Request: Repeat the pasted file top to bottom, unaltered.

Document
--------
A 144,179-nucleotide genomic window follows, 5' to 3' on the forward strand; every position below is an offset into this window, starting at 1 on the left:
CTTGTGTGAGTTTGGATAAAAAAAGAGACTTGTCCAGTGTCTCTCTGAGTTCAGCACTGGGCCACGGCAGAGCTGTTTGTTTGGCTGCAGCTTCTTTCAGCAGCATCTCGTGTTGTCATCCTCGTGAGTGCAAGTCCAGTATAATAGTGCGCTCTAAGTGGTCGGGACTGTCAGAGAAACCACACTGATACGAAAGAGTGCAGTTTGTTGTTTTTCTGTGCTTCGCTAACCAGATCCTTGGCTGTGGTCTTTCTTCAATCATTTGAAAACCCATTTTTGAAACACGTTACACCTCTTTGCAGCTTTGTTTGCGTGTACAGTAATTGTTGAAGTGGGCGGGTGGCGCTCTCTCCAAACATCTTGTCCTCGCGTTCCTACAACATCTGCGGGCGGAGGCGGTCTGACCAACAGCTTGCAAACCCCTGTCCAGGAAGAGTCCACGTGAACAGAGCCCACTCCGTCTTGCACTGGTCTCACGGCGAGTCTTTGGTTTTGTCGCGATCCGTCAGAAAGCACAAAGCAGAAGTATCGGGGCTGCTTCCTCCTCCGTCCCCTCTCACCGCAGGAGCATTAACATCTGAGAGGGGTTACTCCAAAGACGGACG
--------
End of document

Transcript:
A 144,179-nucleotide genomic window follows, 5' to 3' on the forward strand; every position below is an offset into this window, starting at 1 on the left:
CTTGTGTGAGTTTGGATAAAAAAAGAGACTTGTCCAGTGTCTCTCTGAGTTCAGCACTGGGCCACGGCAGAGCTGTTTGTTTGGCTGCAGCTTCTTTCAGCAGCATCTCGTGTTGTCATCCTCGTGAGTGCAAGTCCAGTATAATAGTGCGCTCTAAGTGGTCGGGACTGTCAGAGAAACCACACTGATACGAAAGAGTGCAGTTTGTTGTTTTTCTGTGCTTCGCTAACCAGATCCTTGGCTGTGGTCTTTCTTCAATCATTTGAAAACCCATTTTTGAAACACGTTACACCTCTTTGCAGCTTTGTTTGCGTGTACAGTAATTGTTGAAGTGGGCGGGTGGCGCTCTCTCCAAACATCTTGTCCTCGCGTTCCTACAACATCTGCGGGCGGAGGCGGTCTGACCAACAGCTTGCAAACCCCTGTCCAGGAAGAGTCCACGTGAACAGAGCCCACTCCGTCTTGCACTGGTCTCACGGCGAGTCTTTGGTTTTGTCGCGATCCGTCAGAAAGCACAAAGCAGAAGTATCGGGGCTGCTTCCTCCTCCGTCCCCTCTCACCGCAGGAGCATTAACATCTGAGAGGGGTTACTCCAAAGACGGACG